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Super Bowl IV

Kansas City 23, Minnesota 7

(AT TULANE STADIUM, NEW ORLEANS Jan 11, 1970)

                    1ST  2ND  3RD  4TH  FINAL
 MINNESOTA          0    0    7    0     7
 KANSAS CITY        3   13    7    0    23

 1ST QTR: KAN - FG, JAN STENERUD, 48 YARD
 2ND QTR: KAN - FG, JAN STENERUD, 32 YARD
 2ND QTR: KAN - FG, JAN STENERUD, 25 YARD
 2ND QTR: KAN - TD, JIM GARRETT 5 YARD RUN
                    (JAN STENERUD KICK)
 3RD QTR: MIN - TD, DAVE OSBORNE 4 YARD RUN
                    (FRED COX KICK)
 3RD QTR: KAN - TD, OTIS TAYLOR 46 YARD PASS FROM LEN DAWSON
                    (JAN STENERUD KICK)
 ATT: 80,562

The AFL squared the Super Bowl with the NFL at two games apiece. The Chiefs built a 16-0 halftime lead behind Len Dawson's superb quarterbacking, Jan Stenerud's three field goals.

The Vikings, who gained 222 yards rushing in the NFL Championship Game against Cleveland, managed just 67 yards on the ground against Kansas City.

Dawson, the fourth consecutive quarterback to be named the game's most valuable player, completed 12 of 17 tosses for 142 yards.

Despite commiting five turnovers, Minnesota got right back in the game on Dave Osborn's short TD plunge in the third quarter.
But the Chiefs came back as Dawson hit Otis Taylor for 46 yards and the final points of the contest.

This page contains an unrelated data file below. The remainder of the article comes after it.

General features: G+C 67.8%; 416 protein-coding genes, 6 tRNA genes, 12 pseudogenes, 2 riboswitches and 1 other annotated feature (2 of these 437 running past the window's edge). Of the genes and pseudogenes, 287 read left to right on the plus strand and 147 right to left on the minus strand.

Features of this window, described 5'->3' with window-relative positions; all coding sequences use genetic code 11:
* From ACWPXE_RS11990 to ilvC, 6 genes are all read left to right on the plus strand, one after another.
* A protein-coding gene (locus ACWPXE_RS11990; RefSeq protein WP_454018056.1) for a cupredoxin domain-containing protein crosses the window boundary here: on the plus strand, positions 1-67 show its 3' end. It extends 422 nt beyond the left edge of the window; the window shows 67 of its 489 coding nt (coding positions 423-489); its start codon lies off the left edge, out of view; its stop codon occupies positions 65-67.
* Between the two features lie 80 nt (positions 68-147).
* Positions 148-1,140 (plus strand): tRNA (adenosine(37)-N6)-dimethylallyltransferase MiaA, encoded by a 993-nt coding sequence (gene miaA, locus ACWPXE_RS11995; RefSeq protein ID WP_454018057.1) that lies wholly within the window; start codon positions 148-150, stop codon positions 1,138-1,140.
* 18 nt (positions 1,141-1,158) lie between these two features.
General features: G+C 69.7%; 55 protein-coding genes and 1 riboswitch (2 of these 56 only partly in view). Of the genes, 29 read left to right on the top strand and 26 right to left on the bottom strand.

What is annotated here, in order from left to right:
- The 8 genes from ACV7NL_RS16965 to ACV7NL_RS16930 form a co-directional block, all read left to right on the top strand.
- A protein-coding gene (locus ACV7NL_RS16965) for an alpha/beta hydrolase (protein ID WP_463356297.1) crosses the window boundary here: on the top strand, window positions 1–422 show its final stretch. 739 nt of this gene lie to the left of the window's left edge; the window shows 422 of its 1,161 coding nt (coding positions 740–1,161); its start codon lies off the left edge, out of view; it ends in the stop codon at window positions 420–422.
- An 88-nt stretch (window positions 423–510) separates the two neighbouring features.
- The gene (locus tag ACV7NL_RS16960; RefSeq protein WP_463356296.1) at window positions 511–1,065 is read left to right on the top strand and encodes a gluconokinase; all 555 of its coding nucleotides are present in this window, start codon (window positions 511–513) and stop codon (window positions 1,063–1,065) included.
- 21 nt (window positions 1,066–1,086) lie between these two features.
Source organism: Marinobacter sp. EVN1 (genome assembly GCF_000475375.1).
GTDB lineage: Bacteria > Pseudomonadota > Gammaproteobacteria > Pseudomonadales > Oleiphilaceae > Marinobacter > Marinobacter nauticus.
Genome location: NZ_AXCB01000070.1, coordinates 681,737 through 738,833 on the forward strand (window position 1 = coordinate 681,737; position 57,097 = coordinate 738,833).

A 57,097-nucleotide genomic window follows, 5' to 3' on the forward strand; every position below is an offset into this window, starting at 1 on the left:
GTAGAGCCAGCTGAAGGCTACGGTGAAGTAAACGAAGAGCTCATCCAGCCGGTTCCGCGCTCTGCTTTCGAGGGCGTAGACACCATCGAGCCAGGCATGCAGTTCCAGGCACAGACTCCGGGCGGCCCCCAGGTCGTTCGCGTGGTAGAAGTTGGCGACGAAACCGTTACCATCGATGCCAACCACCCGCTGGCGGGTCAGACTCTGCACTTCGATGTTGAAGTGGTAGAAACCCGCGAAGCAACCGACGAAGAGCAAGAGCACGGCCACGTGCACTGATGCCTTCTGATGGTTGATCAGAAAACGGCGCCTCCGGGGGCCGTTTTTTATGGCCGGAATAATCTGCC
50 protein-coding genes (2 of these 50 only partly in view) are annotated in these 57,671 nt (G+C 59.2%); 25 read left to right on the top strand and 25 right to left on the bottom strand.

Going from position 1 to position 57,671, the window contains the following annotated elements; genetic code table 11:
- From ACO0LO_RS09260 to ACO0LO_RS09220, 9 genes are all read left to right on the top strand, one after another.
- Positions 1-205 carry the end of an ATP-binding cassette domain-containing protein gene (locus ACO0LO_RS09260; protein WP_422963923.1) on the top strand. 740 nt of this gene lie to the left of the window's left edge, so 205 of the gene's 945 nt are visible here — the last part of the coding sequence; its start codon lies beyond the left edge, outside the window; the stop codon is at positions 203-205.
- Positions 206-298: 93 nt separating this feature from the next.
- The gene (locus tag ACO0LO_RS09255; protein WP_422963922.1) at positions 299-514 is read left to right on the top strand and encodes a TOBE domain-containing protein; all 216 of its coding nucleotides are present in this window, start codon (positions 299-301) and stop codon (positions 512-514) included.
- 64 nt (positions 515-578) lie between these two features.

The crowd of better than 80,000 set a Super Bowl record.

JAN STENERUDs own comments:
"The thing that struck me right away was the stadium atmosphere. Every other game, you either play at home or on the road.
And all of a sudden, you're in a place where the crowd is divided. In the pregame introductions and when people scored and when there were big plays, it was an atmosphere that I never had seen before. Ordinarily, when the home team scores, there's a roar.
But in a Super Bowl, you never have that deafening sound. You don't have the wild or the crazy electricity in the stadium."

"At halftime, we led sixteen to nothing. And we're half an hour away from the world championship. And because of all the halftime activities, it lasted twice as long as a normal halftime. It seemed 10 times as long. I remember that clearly, and how strange that was. We had the momentum going, but when we went out there, it was almost like starting a new game.

"And I remember Pat O'Brien, the actor, asked me for my warmup jacket with about three or four minutes to go in the game. And I wasn't very nice to him because I was so intense.